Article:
In the second class of source loop configuration, illustrated in FIG. 6, two parallel wires **100** and **102** are deployed on the surface to follow the proposed borehole path **22**. The outgoing current carrying wire **100** is above and on one side of the proposed path **22**, and the return current path **102** is symmetrically placed on the other side of the proposed path. Contour plots of the lines of constant Hx and constant Hy are shown at **104** in FIG. 7 on an xy plane **106** perpendicular to and below the wires. The important point to note is that each location on plane **106** is characterized by a unique pair of Hx and Hy values. Even if the sensors are not oriented along the illustrated x and y axes the principle continues to hold since the direction of the xy coordinates is determined by the orientation of the sensor in the borehole, and measured field components can be mathematically combined and rotated to the illustrated orientation.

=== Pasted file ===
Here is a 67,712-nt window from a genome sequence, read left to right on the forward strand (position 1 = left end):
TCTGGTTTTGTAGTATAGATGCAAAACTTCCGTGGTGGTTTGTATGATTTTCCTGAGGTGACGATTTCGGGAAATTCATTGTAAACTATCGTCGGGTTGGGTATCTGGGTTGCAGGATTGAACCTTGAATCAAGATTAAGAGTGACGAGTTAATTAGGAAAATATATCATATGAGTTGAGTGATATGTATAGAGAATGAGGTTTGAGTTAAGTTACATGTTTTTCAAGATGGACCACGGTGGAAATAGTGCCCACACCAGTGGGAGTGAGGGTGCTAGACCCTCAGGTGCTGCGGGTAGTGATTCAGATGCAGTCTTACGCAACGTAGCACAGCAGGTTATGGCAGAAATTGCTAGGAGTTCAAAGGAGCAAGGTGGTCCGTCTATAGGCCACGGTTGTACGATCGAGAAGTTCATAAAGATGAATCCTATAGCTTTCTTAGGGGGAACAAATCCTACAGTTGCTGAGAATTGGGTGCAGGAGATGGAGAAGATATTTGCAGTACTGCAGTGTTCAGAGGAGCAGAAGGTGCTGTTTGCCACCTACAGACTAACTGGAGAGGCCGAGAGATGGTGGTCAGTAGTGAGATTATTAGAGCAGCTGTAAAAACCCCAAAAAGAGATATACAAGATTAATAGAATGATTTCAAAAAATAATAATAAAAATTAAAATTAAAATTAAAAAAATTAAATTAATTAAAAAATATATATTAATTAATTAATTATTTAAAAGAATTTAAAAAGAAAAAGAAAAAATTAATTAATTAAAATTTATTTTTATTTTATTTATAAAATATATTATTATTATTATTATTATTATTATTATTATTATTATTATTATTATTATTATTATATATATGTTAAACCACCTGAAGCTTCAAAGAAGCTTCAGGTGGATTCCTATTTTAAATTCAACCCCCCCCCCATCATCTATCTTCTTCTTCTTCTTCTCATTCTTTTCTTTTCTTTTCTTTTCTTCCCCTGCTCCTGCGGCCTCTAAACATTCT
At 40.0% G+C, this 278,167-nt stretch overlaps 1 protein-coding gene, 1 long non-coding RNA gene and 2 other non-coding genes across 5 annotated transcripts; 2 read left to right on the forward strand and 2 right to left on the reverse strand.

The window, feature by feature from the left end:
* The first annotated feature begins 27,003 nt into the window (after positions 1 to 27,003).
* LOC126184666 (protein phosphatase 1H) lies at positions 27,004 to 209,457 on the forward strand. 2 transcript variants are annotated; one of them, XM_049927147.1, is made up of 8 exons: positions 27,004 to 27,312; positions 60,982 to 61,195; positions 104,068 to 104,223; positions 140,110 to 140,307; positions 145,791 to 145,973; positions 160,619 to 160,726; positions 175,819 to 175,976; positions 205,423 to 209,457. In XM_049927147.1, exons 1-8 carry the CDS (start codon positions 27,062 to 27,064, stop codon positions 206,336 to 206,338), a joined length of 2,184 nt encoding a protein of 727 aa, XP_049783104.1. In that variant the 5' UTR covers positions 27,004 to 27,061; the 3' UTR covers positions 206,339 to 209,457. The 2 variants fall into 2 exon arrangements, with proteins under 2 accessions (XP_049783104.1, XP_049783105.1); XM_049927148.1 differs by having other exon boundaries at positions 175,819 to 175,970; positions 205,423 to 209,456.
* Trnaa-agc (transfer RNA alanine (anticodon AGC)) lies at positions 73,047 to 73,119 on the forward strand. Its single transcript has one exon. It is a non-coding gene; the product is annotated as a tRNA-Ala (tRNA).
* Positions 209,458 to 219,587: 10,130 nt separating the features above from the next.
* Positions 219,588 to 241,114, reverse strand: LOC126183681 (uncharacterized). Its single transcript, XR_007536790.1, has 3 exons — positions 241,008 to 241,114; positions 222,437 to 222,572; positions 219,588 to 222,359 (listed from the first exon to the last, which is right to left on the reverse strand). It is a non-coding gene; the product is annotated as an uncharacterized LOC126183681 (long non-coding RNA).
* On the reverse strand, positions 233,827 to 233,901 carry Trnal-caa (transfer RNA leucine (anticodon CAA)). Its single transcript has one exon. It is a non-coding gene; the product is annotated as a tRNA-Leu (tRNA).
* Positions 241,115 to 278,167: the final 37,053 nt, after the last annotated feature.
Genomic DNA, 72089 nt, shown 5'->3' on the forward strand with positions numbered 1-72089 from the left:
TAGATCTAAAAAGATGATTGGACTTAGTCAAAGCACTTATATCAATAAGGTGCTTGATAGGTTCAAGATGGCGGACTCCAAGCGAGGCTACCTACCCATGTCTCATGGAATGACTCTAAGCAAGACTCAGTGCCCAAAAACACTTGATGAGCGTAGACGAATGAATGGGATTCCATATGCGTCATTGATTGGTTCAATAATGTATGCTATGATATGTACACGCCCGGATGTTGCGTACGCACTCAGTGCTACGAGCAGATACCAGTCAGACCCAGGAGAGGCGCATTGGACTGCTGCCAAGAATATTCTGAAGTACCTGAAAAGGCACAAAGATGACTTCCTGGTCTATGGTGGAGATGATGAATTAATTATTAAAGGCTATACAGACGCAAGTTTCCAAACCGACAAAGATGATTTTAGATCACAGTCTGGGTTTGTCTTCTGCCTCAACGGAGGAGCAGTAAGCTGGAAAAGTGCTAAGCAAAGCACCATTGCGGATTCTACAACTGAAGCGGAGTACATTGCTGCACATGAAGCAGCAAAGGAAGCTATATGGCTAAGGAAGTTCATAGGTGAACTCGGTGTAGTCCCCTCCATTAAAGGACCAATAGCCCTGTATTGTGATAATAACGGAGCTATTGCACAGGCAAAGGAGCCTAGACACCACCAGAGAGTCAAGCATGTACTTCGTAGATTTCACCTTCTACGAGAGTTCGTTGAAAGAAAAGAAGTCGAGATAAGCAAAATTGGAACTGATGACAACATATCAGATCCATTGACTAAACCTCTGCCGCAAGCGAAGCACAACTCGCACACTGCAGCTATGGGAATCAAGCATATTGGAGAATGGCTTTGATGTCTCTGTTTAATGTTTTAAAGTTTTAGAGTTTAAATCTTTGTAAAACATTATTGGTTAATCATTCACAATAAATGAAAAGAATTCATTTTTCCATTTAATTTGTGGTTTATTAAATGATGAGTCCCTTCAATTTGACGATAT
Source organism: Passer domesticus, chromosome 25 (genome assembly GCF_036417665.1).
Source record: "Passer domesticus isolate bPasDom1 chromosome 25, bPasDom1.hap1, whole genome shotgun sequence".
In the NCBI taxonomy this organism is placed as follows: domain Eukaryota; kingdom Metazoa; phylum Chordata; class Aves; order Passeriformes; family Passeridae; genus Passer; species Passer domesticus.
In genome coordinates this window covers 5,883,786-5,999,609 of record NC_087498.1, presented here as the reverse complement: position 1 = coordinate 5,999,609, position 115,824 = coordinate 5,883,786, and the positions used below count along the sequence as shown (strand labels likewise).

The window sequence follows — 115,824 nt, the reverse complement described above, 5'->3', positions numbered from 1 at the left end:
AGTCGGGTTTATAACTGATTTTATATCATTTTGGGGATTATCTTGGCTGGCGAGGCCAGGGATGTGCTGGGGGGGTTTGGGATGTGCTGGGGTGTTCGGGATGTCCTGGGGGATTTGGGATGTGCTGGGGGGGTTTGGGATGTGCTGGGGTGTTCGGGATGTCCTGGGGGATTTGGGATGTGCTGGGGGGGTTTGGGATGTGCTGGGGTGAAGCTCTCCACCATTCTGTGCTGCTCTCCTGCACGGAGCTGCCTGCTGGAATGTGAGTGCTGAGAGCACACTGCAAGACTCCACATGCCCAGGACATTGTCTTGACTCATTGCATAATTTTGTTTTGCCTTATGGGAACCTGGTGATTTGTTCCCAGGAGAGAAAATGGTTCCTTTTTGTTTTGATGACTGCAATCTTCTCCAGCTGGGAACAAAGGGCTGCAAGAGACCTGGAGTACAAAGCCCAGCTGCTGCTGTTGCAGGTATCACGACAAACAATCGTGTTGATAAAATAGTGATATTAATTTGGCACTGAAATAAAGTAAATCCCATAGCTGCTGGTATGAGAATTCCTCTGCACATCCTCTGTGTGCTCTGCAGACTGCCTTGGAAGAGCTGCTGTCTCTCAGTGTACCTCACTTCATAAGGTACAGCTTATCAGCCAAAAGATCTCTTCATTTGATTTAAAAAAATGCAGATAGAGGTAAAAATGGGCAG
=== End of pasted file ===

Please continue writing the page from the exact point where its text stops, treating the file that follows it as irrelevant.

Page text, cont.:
Using the guide wire configuration of FIG. 6, the magnetic field values for a multiplicity of points Hxth and Hyth can be computed for the plane **106**. The next task is to find the arbitrary point **86** on the imaginary sphere **72**, defined by vector R (FIG. **4**), for which the computed (or theoretical )values Hxth and Hyth will match the actual measurements Hxbit and Hybit obtained from the sensors **76** and **78** in the borehole. The vector R will be identical to the vector Rbit, both of which originate at point **70** on segment **72**, when the measurements match the computed theoretical values.